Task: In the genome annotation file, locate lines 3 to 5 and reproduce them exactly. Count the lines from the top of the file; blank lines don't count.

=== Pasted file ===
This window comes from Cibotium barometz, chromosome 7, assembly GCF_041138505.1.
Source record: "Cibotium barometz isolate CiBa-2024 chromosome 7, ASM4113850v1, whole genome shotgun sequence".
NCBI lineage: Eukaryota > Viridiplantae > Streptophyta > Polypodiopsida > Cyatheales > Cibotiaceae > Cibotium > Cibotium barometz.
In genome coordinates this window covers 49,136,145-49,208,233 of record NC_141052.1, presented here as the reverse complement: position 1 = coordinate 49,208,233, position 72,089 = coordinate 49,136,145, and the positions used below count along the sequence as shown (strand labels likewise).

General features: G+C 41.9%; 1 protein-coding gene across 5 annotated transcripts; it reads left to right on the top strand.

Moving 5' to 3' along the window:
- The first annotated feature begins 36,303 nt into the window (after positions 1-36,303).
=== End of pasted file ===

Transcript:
NCBI lineage: Eukaryota > Viridiplantae > Streptophyta > Polypodiopsida > Cyatheales > Cibotiaceae > Cibotium > Cibotium barometz.
In genome coordinates this window covers 49,136,145-49,208,233 of record NC_141052.1, presented here as the reverse complement: position 1 = coordinate 49,208,233, position 72,089 = coordinate 49,136,145, and the positions used below count along the sequence as shown (strand labels likewise).

General features: G+C 41.9%; 1 protein-coding gene across 5 annotated transcripts; it reads left to right on the top strand.